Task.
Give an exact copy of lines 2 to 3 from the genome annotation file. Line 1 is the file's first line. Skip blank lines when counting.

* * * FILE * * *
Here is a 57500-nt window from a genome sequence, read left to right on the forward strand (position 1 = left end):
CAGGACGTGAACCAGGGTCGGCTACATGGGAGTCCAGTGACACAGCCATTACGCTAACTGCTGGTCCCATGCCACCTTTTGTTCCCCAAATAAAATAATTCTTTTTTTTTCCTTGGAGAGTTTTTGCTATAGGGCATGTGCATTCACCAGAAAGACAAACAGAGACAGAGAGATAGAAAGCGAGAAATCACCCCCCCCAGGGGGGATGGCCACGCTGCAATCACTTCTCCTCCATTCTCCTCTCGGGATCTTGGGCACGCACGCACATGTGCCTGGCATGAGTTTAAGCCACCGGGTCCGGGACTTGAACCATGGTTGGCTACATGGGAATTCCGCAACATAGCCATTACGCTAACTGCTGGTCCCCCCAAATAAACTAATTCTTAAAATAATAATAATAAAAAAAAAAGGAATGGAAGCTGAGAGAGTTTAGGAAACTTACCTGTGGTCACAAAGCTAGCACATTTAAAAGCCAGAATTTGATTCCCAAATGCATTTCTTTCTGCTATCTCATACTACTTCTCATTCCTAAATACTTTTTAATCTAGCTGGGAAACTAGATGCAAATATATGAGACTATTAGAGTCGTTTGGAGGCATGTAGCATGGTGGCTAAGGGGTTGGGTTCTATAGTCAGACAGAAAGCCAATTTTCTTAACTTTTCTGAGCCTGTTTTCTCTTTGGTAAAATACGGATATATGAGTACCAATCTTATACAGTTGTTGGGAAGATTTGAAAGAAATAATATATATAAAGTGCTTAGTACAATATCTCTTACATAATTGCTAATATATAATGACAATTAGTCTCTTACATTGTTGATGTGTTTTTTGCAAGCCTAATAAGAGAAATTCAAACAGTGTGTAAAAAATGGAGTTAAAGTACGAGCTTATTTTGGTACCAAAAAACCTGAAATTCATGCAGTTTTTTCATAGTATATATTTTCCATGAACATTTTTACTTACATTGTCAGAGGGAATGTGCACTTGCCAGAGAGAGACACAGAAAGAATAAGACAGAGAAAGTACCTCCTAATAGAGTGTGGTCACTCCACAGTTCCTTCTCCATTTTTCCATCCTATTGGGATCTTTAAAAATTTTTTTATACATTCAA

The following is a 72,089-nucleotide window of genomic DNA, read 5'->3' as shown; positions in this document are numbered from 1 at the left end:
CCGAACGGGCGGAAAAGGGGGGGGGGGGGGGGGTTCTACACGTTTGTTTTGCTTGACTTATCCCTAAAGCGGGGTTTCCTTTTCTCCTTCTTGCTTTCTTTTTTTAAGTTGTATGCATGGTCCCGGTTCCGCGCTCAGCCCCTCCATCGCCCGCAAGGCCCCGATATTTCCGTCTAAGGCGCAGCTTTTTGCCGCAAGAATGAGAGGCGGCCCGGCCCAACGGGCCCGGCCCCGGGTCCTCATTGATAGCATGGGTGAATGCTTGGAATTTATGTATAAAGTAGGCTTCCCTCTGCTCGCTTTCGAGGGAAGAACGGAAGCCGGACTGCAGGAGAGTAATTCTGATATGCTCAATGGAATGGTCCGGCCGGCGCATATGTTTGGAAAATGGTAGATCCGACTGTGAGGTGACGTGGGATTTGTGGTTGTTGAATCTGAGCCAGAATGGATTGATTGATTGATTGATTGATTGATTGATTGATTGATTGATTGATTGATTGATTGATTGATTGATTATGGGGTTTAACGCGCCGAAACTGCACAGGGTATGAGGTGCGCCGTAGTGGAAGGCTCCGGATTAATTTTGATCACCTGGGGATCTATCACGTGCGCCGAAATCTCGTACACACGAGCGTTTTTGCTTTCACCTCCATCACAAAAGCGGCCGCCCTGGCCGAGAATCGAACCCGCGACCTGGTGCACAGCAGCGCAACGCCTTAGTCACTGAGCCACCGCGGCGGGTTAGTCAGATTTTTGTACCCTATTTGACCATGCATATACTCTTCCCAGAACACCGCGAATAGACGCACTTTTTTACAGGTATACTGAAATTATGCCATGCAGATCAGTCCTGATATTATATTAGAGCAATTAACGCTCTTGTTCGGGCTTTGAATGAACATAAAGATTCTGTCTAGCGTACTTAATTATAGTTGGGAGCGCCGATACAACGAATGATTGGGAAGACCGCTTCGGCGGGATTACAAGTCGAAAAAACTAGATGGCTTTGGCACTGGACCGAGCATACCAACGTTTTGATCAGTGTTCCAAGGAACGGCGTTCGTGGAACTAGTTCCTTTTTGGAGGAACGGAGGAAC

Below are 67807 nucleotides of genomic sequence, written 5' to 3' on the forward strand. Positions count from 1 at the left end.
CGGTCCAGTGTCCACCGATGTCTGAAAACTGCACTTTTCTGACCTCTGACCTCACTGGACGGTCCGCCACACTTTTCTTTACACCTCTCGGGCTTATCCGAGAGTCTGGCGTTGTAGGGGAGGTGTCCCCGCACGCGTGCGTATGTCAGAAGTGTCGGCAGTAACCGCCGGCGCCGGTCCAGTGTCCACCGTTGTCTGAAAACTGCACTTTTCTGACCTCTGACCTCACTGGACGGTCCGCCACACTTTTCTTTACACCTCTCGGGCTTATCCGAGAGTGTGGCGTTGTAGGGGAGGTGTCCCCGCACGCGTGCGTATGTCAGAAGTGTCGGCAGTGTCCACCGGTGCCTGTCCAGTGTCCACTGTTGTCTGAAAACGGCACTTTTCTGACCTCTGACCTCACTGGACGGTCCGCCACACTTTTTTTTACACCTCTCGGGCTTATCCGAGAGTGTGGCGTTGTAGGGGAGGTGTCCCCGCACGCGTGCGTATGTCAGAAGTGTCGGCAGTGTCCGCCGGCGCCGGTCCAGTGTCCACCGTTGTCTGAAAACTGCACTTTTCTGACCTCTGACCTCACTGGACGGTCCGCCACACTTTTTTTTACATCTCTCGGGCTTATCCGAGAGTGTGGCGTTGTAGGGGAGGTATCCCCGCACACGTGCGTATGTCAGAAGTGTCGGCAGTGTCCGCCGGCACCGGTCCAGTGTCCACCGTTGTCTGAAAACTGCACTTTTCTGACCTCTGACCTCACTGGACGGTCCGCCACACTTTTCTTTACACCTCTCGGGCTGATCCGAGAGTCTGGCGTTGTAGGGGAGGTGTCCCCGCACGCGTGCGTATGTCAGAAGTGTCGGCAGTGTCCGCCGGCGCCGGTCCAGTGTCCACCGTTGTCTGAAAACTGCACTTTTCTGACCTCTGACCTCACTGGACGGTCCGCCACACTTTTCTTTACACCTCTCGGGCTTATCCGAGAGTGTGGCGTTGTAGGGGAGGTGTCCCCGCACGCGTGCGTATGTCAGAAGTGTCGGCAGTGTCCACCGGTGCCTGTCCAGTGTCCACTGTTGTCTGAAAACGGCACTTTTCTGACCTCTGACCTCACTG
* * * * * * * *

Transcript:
CAGGACGTGAACCAGGGTCGGCTACATGGGAGTCCAGTGACACAGCCATTACGCTAACTGCTGGTCCCATGCCACCTTTTGTTCCCCAAATAAAATAATTCTTTTTTTTTCCTTGGAGAGTTTTTGCTATAGGGCATGTGCATTCACCAGAAAGACAAACAGAGACAGAGAGATAGAAAGCGAGAAATCACCCCCCCCAGGGGGGATGGCCACGCTGCAATCACTTCTCCTCCATTCTCCTCTCGGGATCTTGGGCACGCACGCACATGTGCCTGGCATGAGTTTAAGCCACCGGGTCCGGGACTTGAACCATGGTTGGCTACATGGGAATTCCGCAACATAGCCATTACGCTAACTGCTGGTCCCCCCAAATAAACTAATTCTTAAAATAATAATAATAAAAAAAAAAGGAATGGAAGCTGAGAGAGTTTAGGAAACTTACCTGTGGTCACAAAGCTAGCACATTTAAAAGCCAGAATTTGATTCCCAAATGCATTTCTTTCTGCTATCTCATACTACTTCTCATTCCTAAATACTTTTTAATCTAGCTGGGAAACTAGATGCAAATATATGAGACTATTAGAGTCGTTTGGAGGCATGTAGCATGGTGGCTAAGGGGTTGGGTTCTATAGTCAGACAGAAAGCCAATTTTCTTAACTTTTCTGAGCCTGTTTTCTCTTTGGTAAAATACGGATATATGAGTACCAATCTTATACAGTTGTTGGGAAGATTTGAAAGAAATAATATATATAAAGTGCTTAGTACAATATCTCTTACATAATTGCTAATATATAATGACAATTAGTCTCTTACATTGTTGATGTGTTTTTTGCAAGCCTAATAAGAGAAATTCAAACAGTGTGTAAAAAATGGAGTTAAAGTACGAGCTTATTTTGGTACCAAAAAACCTGAAATTCATGCAGTTTTTTCATAGTATATATTTTCCATGAACATTTTTACTTACATTGTCAGAGGGAATGTGCACTTGCCAGAGAGAGACACAGAAAGAATAAGACAGAGAAAGTACCTCCTAATAGAGTGTGGTCACTCCACAGTTCCTTCTCCATTTTTCCATCCTATTGGGATCTTTAAAAATTTTTTTATACATTCAA

The following is a 72,089-nucleotide window of genomic DNA, read 5'->3' as shown; positions in this document are numbered from 1 at the left end: